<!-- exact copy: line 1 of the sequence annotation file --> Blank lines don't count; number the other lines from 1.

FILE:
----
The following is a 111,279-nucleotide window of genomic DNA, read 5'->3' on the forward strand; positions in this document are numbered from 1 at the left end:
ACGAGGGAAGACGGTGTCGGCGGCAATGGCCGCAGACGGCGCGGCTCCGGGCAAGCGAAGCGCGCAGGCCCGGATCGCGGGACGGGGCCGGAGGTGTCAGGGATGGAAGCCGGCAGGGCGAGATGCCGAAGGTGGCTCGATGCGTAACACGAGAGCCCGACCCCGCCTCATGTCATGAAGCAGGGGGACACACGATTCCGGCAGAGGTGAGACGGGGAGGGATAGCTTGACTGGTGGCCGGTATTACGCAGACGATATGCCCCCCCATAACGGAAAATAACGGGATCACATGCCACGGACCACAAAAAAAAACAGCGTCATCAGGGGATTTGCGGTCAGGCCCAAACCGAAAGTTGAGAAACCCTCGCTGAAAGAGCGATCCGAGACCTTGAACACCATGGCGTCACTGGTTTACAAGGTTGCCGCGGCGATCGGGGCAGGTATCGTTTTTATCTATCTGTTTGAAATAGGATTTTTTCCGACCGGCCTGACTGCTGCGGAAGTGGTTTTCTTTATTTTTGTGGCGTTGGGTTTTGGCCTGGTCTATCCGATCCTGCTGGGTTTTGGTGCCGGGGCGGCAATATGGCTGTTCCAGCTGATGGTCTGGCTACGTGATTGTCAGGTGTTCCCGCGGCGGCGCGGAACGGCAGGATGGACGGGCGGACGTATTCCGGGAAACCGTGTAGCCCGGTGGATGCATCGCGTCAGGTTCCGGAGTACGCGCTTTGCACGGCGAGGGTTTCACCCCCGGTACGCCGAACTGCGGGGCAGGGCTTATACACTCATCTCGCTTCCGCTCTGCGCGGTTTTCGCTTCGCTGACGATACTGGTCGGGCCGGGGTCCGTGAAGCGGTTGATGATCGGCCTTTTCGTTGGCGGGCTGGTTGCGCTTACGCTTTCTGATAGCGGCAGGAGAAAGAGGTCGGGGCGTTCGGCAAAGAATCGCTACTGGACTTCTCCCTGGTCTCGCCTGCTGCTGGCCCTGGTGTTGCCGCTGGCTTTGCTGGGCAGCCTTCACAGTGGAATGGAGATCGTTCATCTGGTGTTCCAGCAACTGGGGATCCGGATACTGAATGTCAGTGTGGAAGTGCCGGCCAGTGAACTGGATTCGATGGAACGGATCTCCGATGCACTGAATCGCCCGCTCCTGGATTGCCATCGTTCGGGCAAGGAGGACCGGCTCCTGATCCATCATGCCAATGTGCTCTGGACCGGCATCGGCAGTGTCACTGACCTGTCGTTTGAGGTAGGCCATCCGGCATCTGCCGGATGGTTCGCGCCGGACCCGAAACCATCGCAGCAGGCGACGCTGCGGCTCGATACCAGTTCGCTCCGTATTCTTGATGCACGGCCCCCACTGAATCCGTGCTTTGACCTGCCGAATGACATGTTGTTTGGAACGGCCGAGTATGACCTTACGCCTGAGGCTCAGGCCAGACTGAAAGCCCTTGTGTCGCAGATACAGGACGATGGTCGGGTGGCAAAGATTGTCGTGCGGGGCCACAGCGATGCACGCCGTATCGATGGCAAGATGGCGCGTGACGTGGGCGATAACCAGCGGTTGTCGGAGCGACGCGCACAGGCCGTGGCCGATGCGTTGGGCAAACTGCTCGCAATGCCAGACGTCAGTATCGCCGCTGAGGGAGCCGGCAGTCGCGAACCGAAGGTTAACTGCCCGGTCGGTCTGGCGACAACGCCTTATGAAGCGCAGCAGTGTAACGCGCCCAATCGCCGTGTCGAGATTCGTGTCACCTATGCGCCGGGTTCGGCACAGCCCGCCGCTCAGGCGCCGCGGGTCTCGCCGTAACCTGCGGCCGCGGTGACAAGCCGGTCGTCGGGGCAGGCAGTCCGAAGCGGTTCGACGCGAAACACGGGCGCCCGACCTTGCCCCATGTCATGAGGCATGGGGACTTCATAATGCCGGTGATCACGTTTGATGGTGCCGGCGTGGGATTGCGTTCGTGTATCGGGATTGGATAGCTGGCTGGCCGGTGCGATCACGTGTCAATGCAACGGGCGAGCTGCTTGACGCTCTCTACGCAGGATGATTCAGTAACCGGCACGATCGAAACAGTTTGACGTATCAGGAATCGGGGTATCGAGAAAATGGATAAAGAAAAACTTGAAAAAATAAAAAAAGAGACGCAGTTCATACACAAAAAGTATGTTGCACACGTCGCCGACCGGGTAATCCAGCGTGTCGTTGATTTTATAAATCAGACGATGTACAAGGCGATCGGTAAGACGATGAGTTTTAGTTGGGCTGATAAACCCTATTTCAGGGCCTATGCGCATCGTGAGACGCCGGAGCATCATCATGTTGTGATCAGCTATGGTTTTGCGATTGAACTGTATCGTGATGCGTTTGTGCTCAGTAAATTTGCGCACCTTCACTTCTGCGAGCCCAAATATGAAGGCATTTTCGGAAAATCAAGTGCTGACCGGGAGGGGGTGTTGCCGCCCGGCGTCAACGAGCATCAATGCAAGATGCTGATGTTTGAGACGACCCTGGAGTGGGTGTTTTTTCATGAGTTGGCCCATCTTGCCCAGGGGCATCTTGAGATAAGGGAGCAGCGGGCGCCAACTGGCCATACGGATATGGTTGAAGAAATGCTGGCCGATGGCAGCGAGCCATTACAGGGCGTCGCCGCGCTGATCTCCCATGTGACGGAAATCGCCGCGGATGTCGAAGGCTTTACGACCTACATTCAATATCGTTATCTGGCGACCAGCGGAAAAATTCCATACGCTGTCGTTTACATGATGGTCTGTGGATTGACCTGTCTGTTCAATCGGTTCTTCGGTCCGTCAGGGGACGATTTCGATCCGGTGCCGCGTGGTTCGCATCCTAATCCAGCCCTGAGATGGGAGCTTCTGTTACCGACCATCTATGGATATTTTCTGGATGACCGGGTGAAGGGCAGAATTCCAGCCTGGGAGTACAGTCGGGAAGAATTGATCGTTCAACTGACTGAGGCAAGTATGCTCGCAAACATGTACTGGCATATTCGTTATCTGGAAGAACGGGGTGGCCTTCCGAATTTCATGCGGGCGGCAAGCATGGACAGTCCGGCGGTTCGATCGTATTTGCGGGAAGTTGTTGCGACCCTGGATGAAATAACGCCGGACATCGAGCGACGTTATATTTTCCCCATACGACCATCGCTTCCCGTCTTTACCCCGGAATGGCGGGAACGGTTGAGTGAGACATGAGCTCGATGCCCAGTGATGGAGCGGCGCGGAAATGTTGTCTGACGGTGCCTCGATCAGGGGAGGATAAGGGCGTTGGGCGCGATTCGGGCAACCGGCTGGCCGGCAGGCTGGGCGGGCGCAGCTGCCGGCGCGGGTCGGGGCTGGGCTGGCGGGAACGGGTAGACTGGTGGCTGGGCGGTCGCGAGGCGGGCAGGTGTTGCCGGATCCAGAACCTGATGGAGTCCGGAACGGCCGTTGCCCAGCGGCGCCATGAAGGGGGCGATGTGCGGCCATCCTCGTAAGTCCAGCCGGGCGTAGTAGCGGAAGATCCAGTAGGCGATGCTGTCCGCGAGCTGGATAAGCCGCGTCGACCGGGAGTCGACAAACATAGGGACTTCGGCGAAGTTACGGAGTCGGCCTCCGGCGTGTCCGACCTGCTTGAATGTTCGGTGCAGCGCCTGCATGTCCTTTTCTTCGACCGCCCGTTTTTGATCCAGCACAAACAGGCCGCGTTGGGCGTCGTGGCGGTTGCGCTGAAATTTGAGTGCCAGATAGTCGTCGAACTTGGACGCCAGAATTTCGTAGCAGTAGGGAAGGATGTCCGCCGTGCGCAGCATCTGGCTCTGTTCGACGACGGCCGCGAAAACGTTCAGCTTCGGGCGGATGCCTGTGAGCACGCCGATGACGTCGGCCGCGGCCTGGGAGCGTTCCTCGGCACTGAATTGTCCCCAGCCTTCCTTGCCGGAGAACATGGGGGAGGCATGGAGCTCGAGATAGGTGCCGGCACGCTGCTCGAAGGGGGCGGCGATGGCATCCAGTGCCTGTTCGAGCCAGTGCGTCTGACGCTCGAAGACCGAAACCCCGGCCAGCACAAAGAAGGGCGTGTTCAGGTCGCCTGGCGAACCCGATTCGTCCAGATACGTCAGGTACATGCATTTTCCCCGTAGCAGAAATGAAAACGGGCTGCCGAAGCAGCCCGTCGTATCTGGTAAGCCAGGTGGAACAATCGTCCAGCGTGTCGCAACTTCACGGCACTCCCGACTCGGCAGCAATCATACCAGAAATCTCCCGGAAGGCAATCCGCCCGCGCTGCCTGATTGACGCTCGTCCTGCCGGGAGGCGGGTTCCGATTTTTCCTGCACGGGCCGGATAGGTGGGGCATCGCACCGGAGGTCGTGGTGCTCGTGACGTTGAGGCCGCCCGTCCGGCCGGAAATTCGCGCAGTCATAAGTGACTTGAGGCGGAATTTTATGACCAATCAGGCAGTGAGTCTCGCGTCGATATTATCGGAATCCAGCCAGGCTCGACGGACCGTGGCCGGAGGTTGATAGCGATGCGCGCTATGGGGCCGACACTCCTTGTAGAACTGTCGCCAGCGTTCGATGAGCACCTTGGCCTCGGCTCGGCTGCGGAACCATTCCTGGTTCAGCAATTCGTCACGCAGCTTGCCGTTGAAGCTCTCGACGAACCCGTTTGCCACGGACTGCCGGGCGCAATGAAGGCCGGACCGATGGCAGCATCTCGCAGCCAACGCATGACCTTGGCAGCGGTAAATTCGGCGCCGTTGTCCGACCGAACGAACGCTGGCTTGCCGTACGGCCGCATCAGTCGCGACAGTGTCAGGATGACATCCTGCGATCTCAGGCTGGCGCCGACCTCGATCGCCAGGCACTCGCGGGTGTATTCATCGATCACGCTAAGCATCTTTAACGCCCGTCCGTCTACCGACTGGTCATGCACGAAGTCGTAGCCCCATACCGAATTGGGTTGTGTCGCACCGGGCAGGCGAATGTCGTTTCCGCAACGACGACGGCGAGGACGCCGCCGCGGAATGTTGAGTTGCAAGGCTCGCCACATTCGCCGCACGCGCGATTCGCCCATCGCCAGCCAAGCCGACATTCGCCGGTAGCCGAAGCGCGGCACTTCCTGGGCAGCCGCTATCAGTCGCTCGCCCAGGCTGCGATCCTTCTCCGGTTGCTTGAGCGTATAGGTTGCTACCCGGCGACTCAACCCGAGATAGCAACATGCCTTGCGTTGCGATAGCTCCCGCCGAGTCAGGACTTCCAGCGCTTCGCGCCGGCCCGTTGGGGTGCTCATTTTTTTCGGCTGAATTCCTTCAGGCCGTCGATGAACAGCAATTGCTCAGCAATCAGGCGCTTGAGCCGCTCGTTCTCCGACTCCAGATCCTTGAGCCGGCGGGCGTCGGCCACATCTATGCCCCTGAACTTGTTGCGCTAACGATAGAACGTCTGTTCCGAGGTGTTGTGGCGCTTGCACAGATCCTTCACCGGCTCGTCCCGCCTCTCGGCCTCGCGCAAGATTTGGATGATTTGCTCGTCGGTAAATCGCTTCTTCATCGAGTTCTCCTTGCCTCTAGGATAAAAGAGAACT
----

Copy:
The following is a 111,279-nucleotide window of genomic DNA, read 5'->3' on the forward strand; positions in this document are numbered from 1 at the left end: